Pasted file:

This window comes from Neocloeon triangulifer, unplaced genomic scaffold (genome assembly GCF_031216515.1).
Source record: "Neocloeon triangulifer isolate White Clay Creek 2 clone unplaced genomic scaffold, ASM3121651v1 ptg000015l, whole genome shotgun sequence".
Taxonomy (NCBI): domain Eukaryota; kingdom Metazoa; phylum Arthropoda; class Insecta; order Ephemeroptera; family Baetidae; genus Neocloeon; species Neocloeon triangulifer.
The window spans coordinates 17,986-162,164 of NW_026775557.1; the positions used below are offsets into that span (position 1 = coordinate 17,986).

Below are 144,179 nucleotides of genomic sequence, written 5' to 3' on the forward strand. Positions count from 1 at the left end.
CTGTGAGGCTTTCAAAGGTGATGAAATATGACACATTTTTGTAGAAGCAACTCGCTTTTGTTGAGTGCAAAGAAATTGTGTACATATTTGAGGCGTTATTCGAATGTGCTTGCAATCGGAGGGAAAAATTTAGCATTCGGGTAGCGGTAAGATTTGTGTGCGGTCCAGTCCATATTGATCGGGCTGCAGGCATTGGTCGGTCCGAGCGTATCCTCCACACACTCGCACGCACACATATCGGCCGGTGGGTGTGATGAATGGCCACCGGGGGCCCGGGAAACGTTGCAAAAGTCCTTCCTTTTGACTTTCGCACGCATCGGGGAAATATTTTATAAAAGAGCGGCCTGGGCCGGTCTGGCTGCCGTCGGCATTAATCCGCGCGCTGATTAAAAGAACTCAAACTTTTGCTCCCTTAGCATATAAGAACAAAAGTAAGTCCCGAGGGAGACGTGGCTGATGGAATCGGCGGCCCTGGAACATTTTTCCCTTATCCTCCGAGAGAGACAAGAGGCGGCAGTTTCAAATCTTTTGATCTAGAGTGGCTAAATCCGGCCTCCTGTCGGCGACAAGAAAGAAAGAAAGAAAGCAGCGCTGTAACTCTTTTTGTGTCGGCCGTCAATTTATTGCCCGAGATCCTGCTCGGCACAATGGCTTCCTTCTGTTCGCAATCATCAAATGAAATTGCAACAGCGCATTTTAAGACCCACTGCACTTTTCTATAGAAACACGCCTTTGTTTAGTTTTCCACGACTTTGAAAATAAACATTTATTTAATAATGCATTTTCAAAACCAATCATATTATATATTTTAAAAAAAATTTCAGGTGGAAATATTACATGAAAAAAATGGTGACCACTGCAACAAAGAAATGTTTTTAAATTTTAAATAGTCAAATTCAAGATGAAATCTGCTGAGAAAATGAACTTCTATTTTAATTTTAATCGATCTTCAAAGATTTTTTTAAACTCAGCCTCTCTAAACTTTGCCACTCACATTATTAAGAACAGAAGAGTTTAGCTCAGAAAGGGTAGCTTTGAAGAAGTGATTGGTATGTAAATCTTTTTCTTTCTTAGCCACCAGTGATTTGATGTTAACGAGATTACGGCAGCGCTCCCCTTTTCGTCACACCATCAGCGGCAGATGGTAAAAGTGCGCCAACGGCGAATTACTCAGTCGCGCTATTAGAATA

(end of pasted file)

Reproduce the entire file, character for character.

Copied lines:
This window comes from Neocloeon triangulifer, unplaced genomic scaffold (genome assembly GCF_031216515.1).
Source record: "Neocloeon triangulifer isolate White Clay Creek 2 clone unplaced genomic scaffold, ASM3121651v1 ptg000015l, whole genome shotgun sequence".
Taxonomy (NCBI): domain Eukaryota; kingdom Metazoa; phylum Arthropoda; class Insecta; order Ephemeroptera; family Baetidae; genus Neocloeon; species Neocloeon triangulifer.
The window spans coordinates 17,986-162,164 of NW_026775557.1; the positions used below are offsets into that span (position 1 = coordinate 17,986).

Below are 144,179 nucleotides of genomic sequence, written 5' to 3' on the forward strand. Positions count from 1 at the left end.
CTGTGAGGCTTTCAAAGGTGATGAAATATGACACATTTTTGTAGAAGCAACTCGCTTTTGTTGAGTGCAAAGAAATTGTGTACATATTTGAGGCGTTATTCGAATGTGCTTGCAATCGGAGGGAAAAATTTAGCATTCGGGTAGCGGTAAGATTTGTGTGCGGTCCAGTCCATATTGATCGGGCTGCAGGCATTGGTCGGTCCGAGCGTATCCTCCACACACTCGCACGCACACATATCGGCCGGTGGGTGTGATGAATGGCCACCGGGGGCCCGGGAAACGTTGCAAAAGTCCTTCCTTTTGACTTTCGCACGCATCGGGGAAATATTTTATAAAAGAGCGGCCTGGGCCGGTCTGGCTGCCGTCGGCATTAATCCGCGCGCTGATTAAAAGAACTCAAACTTTTGCTCCCTTAGCATATAAGAACAAAAGTAAGTCCCGAGGGAGACGTGGCTGATGGAATCGGCGGCCCTGGAACATTTTTCCCTTATCCTCCGAGAGAGACAAGAGGCGGCAGTTTCAAATCTTTTGATCTAGAGTGGCTAAATCCGGCCTCCTGTCGGCGACAAGAAAGAAAGAAAGAAAGCAGCGCTGTAACTCTTTTTGTGTCGGCCGTCAATTTATTGCCCGAGATCCTGCTCGGCACAATGGCTTCCTTCTGTTCGCAATCATCAAATGAAATTGCAACAGCGCATTTTAAGACCCACTGCACTTTTCTATAGAAACACGCCTTTGTTTAGTTTTCCACGACTTTGAAAATAAACATTTATTTAATAATGCATTTTCAAAACCAATCATATTATATATTTTAAAAAAAATTTCAGGTGGAAATATTACATGAAAAAAATGGTGACCACTGCAACAAAGAAATGTTTTTAAATTTTAAATAGTCAAATTCAAGATGAAATCTGCTGAGAAAATGAACTTCTATTTTAATTTTAATCGATCTTCAAAGATTTTTTTAAACTCAGCCTCTCTAAACTTTGCCACTCACATTATTAAGAACAGAAGAGTTTAGCTCAGAAAGGGTAGCTTTGAAGAAGTGATTGGTATGTAAATCTTTTTCTTTCTTAGCCACCAGTGATTTGATGTTAACGAGATTACGGCAGCGCTCCCCTTTTCGTCACACCATCAGCGGCAGATGGTAAAAGTGCGCCAACGGCGAATTACTCAGTCGCGCTATTAGAATA